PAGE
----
The center of our galaxy is less than 30,000 light years away, but it is notoriously difficult to observe. Because of the gas and dust surrounding the region it can’t be seen directly at visible wavelengths. Instead we have to observe at infrared or radio wavelengths, where the surrounding gas and dust is more transparent. Even then it can be difficult to get high resolution images, particularly at radio wavelengths. But recent upgrades to the Jansky Very Large Array have produced some incredible radio images of the galactic center, such as the image above.
This particular image shows a 100 light-year wide around galactic center. The supermassive black hole at the heart of our galaxy is in the middle of the bright region. What’s amazing about this image is how much structure we can see. The dynamic range of these new images is 100,000:1, which is a big improvement over the images we’ve had. You can see the mini-spiral structure surrounding the supermassive black hole, which is an interesting find. Clearly there are some complex interactions in the region.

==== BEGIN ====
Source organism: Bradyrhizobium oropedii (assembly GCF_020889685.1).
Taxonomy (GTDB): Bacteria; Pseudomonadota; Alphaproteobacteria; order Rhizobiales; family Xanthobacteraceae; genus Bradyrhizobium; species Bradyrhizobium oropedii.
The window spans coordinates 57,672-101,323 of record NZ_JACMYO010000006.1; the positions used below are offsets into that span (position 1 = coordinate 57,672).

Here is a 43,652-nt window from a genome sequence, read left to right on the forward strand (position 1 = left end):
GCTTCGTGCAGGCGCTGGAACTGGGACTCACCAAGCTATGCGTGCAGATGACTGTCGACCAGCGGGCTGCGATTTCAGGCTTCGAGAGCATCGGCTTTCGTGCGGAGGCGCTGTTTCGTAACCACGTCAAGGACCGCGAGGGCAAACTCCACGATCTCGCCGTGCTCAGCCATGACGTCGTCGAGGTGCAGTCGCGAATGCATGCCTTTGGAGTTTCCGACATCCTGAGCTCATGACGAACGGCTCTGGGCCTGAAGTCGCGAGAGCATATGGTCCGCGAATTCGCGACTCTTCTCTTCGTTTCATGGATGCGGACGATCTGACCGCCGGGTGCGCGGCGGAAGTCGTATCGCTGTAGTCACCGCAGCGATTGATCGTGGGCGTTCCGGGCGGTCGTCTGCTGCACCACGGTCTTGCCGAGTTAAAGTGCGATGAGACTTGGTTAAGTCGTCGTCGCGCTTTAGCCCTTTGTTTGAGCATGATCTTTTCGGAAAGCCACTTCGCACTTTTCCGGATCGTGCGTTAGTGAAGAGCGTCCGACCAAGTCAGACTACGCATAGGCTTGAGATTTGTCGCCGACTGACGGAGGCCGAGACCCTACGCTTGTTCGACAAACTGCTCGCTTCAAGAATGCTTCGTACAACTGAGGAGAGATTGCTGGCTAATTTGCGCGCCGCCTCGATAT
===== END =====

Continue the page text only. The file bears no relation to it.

Analysis of this and other images have already found evidence of a supernova remnant, as well as evidence of gas and dust motion that may be driven by bright star clusters. The data is still young, and it’s clear we still have a great deal to learn about the heart of our galaxy.
Paper: Jun-Hui Zhao, et al. A New Perspective of the Radio Bright Zone at The Galactic Center: Feedback from Nuclear Activities. The Astrophysical Journal, Volume 817, Number 2 (2016) doi:/10.3847/0004-637X/817/2/171